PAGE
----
Getting rid of the Interface: East Aegean/western Anatolia and the Role of Aššuwa and Arzawa in Late Bronze Age Cultural Interaction
My doctoral research examines the cultural interaction among the Mycenaeans, the Hittites and the kingdoms of Seha River Land and Arzawa in eastern Aegean/western Anatolia and the north-east Aegean islands during the LBA, through the archaeological and textual sources.The Late Bronze Age (1600-1200 BCE) in eastern Mediterranean is an intense international period where commerce, diplomacy and military confrontations flourished. This international scene was characterized by big empires (the Hittites, the Egyptians etc.) which controlled various areas by taking them into vassalhood. In this context western Anatolia and the islands of the north-east Aegean are often considered by scholars as a peripheral zone, a region in-between, a space of conflict between two major powers of that time, the Hittite empire at the east and the Mycenaeans (Aḫḫiyawa) at the west. However, it seems that the western Anatolian kingdoms, especially the kingdoms of Arzawa and Šeḫa River Land, should not be considered as re-actors in the interplay of LBA powers but rather as equally important powers, at least for a time, with the Hittites and the Mycenaeans.
It poses a great research challenge to track, identify and explain the political status and role of Western Anatolia during the LBA. For many years, this region was perceived as a peripheral world, a sandwiched area between the “super-powers” of the Hittites at the east and the Mycenaeans at the west. However, it seems that this is not the case since it appears that this large geographically diverse zone could have enjoyed some form of independent and unified cultural and political status. Nowadays, more and more researchers are trying to point out the importance that this region had in the political and cultural interplay of eastern Mediterranean. It is necessary thus, to examine this area not as a region in-between two major powers but there is an increasing need to firstly investigate the local kingdoms, politically and culturally, on their own right and then to examine their relations with the Mycenaeans and the Hittites. Having said that, the aim of this dissertation is exactly that, namely, to point out the political and cultural importance of western Anatolia, by examining the two most prominent kingdoms of western Anatolia, the kingdom of Šeḫa River Land and the kingdom of Arzawa.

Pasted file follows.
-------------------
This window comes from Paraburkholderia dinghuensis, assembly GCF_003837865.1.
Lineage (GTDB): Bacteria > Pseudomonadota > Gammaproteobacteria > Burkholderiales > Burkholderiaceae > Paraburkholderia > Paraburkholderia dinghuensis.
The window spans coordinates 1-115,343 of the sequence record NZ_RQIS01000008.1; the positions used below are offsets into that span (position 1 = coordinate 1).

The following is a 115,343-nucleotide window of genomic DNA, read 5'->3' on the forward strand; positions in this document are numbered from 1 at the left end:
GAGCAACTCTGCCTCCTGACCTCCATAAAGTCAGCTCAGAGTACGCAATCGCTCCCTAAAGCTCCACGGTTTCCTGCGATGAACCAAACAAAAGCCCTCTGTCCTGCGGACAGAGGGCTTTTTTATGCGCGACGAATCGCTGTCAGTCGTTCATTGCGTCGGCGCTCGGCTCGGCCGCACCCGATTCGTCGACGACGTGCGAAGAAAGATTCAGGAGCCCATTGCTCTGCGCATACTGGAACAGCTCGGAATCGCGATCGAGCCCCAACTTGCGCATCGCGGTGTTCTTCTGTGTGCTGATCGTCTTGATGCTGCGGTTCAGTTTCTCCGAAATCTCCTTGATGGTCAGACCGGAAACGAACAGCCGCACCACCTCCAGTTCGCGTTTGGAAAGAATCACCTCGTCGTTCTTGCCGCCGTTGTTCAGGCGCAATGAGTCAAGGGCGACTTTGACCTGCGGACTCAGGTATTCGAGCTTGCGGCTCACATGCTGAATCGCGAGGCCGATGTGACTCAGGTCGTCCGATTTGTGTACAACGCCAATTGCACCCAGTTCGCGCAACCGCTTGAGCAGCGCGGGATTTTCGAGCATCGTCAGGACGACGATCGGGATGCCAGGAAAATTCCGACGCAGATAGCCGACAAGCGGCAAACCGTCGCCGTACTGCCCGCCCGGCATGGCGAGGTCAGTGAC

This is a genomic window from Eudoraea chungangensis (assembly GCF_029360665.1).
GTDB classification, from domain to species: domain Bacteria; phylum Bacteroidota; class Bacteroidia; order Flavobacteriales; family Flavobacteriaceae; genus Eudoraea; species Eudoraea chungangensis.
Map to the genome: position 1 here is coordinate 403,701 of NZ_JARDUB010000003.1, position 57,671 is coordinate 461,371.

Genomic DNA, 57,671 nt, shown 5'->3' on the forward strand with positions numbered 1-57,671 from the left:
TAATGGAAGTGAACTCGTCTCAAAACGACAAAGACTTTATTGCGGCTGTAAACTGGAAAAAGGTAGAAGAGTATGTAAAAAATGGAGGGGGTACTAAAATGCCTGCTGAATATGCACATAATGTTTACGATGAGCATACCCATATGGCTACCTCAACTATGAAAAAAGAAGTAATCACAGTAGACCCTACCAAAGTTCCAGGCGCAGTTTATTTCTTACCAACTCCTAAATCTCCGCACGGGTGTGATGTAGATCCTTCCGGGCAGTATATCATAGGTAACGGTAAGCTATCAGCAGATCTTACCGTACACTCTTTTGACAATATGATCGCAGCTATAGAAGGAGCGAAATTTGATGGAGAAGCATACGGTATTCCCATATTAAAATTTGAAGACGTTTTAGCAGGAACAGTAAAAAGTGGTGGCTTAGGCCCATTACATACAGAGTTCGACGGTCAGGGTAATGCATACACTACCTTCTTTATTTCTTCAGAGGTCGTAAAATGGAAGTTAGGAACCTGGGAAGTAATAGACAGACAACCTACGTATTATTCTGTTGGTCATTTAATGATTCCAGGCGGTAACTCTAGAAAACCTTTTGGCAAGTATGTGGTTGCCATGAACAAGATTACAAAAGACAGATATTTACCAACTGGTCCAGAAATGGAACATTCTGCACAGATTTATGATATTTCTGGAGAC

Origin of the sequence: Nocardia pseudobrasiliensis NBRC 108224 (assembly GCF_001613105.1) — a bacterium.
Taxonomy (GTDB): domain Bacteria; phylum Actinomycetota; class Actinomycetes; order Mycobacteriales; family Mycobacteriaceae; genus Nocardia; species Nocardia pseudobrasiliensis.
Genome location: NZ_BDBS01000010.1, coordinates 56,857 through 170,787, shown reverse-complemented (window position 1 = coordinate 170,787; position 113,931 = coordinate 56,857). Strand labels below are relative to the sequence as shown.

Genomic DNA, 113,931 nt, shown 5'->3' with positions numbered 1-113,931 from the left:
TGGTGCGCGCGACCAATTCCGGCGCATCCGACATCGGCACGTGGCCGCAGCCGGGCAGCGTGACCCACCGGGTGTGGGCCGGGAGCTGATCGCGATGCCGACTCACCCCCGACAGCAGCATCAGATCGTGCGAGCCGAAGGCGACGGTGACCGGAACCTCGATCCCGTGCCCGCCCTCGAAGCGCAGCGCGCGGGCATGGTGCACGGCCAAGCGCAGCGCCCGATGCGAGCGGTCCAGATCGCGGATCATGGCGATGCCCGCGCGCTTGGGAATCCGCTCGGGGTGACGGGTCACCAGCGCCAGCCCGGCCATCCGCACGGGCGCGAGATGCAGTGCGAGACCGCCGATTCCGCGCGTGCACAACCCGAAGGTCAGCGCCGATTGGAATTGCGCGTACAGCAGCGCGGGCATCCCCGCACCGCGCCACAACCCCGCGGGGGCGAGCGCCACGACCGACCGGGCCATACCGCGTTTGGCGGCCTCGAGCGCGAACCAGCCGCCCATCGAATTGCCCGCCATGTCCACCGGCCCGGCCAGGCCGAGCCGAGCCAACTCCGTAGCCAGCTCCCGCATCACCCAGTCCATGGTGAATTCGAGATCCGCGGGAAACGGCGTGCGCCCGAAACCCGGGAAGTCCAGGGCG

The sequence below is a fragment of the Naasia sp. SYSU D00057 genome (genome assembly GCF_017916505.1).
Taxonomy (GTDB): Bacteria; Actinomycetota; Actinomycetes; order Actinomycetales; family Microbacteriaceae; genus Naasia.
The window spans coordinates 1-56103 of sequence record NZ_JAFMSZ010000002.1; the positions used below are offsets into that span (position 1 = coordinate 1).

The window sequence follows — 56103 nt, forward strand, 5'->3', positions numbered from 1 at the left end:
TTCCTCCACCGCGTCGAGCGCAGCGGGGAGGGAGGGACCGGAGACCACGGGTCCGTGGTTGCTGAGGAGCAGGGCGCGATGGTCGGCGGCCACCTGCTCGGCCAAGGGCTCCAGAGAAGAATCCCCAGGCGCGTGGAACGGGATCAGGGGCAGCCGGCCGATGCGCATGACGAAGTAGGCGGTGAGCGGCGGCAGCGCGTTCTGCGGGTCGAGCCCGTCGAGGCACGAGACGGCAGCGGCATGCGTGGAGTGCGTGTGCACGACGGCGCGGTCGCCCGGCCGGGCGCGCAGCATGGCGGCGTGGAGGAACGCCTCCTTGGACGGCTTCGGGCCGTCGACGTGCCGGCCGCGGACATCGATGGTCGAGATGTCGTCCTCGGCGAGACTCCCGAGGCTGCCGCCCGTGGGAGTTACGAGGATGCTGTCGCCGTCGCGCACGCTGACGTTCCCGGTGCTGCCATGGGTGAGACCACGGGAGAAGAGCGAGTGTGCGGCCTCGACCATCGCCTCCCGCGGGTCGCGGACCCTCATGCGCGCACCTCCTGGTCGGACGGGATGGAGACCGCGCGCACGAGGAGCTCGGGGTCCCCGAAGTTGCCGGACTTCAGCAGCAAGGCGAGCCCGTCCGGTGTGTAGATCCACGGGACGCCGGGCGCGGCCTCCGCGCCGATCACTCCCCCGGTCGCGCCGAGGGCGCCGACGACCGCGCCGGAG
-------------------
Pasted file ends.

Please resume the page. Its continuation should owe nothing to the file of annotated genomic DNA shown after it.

The overall aim of this thesis is to gain a regional and bottom-up understanding of Šeḫa River Land’s and Arzawa’s cultural, political and power status and their association with the Hittites and the Mycenaeans. This will be achieved by examining the mode of cultural interaction, using a holistic approach, among the powers of the Šeḫa River Land, Arzawa, the Hittites and the Mycenaeans. A critical analysis of the excavation reports of western Anatolian and insular north-east Aegean settlements that produced substantial Late Bronze Age archaeological material such as pottery, architecture, seals, rock monuments, metal objects (weaponry, jewelry) and burials will help me identify the possible cultural affinities and influences in the region. Furthermore, these archaeological data will be combined with the Hittite, Akkadian and Greek (Linear B) written sources which describe the political and historical context in western Anatolia.